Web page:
There are a lot of stories about Chan Wai-man. They say he was a real gangster, a Triad insider, long before he became an actor. That he was a genuine brawler, a streetfighter who never backed down from a challenge even after he was famous. That he was a professional boxer who won fourteen bouts by a knockout. And that he was one of Bruce Lee‘s best friends. Amazingly, the stories are true.
Chan (also known as Chen Hui-min or Michael Chan) was born in Hong Kong in 1946. He studied Chinese kung fu as a kid, specializing in Northern Shaolin style. But he was more interested in effective fighting moves than traditional forms, and he eventually switched to boxing and kickboxing. Like his pal Bruce Lee, who was also studying in Hong Kong at the time, Chan became a connoisseur of combat. He also probably became involved with the Triads at this time, acquiring impressively extensive tattoos that later would give an indelible stamp of authenticity to his gangster roles. In an interview with Bey Logan for the magazine Martial Arts Illustrated (read the interview here), Chan revealed that he joined the Hong Kong police force when he was eighteen, but was kicked out when his Triad background became known.
His reputation as a fighter continued to grow. In 1972, he took the top prize in a major Southeast Asian kung fu fighting tournament. Rival masters soon learned not to disparage Chan and his disciples, since any insult would result in a challenge match that inevitably led to a beat down. Meanwhile, the success of Bruce Lee’s films meant that producers in Hong Kong were out scouting for more martial artists who could be persuaded to act. Chan was approached by someone who had seen him fight in a televised match. He starred in a number of low budget gangster films from 1972 on, but the one that brought him early notice was JUMPING ASH (1976), a gritty police actioner co-directed by Josephine Siao and Leong Po Chih. I first remember seeing him in a string of late 70s period martial arts films by the Shaw studio director Sun Chung: JUDGEMENT OF AN ASSASSIN (1977), THE PROUD YOUTH (1978), and THE DEADLY BREAKING SWORD (1979).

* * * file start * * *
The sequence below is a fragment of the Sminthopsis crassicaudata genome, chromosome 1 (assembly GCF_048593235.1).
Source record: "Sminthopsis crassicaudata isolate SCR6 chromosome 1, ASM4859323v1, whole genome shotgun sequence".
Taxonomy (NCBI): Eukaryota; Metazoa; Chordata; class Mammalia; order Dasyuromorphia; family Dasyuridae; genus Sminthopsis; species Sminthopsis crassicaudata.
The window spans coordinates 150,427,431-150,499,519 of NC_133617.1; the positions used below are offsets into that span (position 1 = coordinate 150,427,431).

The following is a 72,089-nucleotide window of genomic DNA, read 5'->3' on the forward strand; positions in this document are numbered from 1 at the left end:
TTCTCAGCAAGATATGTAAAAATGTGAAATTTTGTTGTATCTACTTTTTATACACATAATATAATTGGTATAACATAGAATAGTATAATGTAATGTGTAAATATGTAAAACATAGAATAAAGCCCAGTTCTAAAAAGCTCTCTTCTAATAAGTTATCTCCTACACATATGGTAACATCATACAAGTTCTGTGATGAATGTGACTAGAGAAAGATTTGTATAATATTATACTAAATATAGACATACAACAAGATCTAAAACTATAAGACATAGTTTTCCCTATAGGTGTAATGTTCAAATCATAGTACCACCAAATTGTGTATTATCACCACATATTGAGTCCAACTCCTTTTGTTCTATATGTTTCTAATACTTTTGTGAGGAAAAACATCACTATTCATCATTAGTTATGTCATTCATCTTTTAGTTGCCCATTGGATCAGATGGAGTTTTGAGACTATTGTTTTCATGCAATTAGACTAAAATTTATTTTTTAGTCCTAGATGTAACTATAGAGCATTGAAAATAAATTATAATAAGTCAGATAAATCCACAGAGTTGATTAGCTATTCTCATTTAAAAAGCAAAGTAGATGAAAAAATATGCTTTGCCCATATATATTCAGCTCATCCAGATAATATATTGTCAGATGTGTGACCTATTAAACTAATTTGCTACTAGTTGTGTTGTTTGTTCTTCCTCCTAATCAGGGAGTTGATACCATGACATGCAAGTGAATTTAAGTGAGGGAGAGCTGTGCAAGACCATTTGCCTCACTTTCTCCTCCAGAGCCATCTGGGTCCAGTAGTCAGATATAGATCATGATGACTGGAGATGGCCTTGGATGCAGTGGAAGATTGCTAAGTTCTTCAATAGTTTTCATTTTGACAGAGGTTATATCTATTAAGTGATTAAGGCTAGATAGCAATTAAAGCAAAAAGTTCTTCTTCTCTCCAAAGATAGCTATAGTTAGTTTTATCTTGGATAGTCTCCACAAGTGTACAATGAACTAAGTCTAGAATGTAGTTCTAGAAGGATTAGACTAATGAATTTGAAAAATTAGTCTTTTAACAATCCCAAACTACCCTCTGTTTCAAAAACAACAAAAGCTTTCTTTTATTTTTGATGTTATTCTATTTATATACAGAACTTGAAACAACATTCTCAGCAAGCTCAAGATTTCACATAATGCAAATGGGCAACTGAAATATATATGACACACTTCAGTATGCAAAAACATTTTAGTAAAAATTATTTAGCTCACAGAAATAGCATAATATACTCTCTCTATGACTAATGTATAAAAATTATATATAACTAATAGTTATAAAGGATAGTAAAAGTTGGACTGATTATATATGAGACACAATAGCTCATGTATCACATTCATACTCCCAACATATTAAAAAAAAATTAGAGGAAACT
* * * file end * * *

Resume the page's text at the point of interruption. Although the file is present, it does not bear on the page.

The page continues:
Chan Wai-man (right) with Norman Chu in THE CLUB.
Even in the wigs and elaborate robes required by historical films, Chan was coldly menacing. Classic kung fu-style choreography may not have been his favorite approach to screen fighting, but check out his impeccable weapon work in films like THE DEADLY BREAKING SWORD. He also worked with director Chang Cheh at Shaws, most notably in FIVE ELEMENT NINJAS (1982).
In 1981, first-time director Kirk Wong (TWIN DRAGONS, THE BIG HIT) cast Chan Wai-man in THE CLUB, a brutal Triad expose that was loosely based on Chan’s early life (see a clip here). Chan also stepped in to handle the realistic knife choreography. In general, he seems more comfortable portraying modern-day gangsters – maybe not so much acting as re-living earlier life experiences! Surprisingly, Chan is also quite capable of kidding his hardcase image. His comic work includes CARRY ON YAKUZA (1989) and a cameo in THE INNOCENT INTERLOPER (1986), directed by Wang Lung-wei. Through the 1980s and 90s, Chan worked with all the top film people: Jackie Chan, Ti Lung, Chen Kuan-tai, Alexander Fu Sheng, Wong Jing, Leung Kar-yan, Michelle Yeoh, Ronnie Yu, Michael Hui, Johnny To, Wilson Yip…the list goes on and on.
Chan Wai-man has made a lifelong career of playing the “dai lo,” or gang boss. Just about every major Hong Kong director who has shot a Triad film has called on him at one time or another to reprise that iconic role. He continues to make films, most recently appearing in Sylvia Chang’s RUN PAPA RUN (2008), playing (what else?) a gang boss. He’s one tough guy, and, believe me, it’s not an act.
A video documentary in Chinese about Chan Wai-man’s kickboxing career.